I will say again that we in the US are 5% of the world population yet we use 25% of world’s resources. That means that we would need 6 more Earths if the rest of the world lived the lifestyle that we live. In order to truly address climate change, we need to look to simplifying our lifestyle. Our lifestyle is a compendium of habits, and habits are hard to change, especially if the change means learning to do with less.
Let’s take a look at our lifestyle. We are highly dependent on the larger society for the things we need to survive. How many of the things that you depend on can you grow, make, or repair yourself? We probably have more vegetable gardens per capita than most places in the country, but the fact is, many of us would be at a loss if we were to have to produce our own food. On Vashon, it has been estimated that we produce about 10-15% of the food we eat. That is actually an encouraging statistic. If you consider that probably 80% of us grow very little or none of our food, then 10-15% overall means that those that do have extensive vegetable gardens are growing most of the food they eat. That means that if the rest of us applied ourselves to vegetable growing, and adapted our diets to what we could grow, we could probably grow sufficient food to get by if our food supply from off island became disrupted.
Now, 85-90% of our food comes from our grocery stores, which have a steady stream of semi-trailers arriving daily to keep the shelves full. Vashon Be Prepared estimates that we have about a three day supply at the stores if food shipments discontinue. The uncertainty of how climate change will affect the larger society in general or the economy in particular is enough reason to become more self-reliant, but there are more reasons. The industrial agricultural complex is heavily fossil fuel dependent, owned and controlled by a mere handful of corporations, and so specialized and concentrated that it is not at all resilient to any disruption. A border dispute, a drought somewhere, a fuel shortage, social unrest somewhere, or any number of other reasons could stop the flow of food to our stores. My recommendation: grow an extensive vegetable garden, learn how to cook and preserve your crop. In addition, you can buy 25# bags of staples such as beans, rice, flour, and rolled oats at Minglement. Keep them in a steel garbage can in your pantry. If you learn to eat from your pantry, you could have several months worth of food. You could start storing cases of canned food like a survivalist, but you are more resilient if you grow some of that food rather than have to buy it somewhere. The idea is to change your lifestyle. Don’t cut yourself off from oranges and chocolate if they are available. Enjoy your life, but be smarter and more resilient about your food supply.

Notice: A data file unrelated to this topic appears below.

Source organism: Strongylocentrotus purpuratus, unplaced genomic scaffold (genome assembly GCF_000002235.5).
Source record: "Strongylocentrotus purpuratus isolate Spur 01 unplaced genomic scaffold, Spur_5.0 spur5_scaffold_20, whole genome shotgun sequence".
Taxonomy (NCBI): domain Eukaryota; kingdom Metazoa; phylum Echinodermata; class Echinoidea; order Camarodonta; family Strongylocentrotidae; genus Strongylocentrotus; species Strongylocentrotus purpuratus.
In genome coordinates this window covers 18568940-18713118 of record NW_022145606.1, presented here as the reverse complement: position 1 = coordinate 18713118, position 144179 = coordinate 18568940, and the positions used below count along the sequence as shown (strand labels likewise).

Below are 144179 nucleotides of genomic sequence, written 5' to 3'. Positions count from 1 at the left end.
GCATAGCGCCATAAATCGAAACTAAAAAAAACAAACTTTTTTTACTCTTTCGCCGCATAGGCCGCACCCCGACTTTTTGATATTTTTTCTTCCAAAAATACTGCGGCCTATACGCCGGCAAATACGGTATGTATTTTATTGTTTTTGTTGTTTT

Our progress toward smarter energy choices here is more encouraging. There are a lot of solar panels, heat pumps, and electric cars around. However, in the larger society, the continued production and marketing of fossil fuels could bring about catastrophic climate change that would drown out our best efforts at the local level. For this reason, focusing on improving our local resilience without actively working to shut down the fossil fuel industry could be a case of rearranging deck chairs on the Titanic. Localize, but keeping your eyes on the horizon is maybe even more important.
Something you can do now is attend the Carbon Free Vashon presentation this Saturday, Feb. 3, 10am-12pm, at the Presbyterian Church. If you missed the articles in both the Loop and the Beachcomber, the purpose of the presentation is to inform you on how you can steer your electric utility, Puget Sound Energy, away from using coal and new gas-fired generation, and toward 100% renewable energy. Find out that it is a completely feasible alternative and their request for a rate increase with the State Utilities and Transportation Committee is the perfect time for us to apply leverage. You will be able to submit comments to the WUTC at the meeting.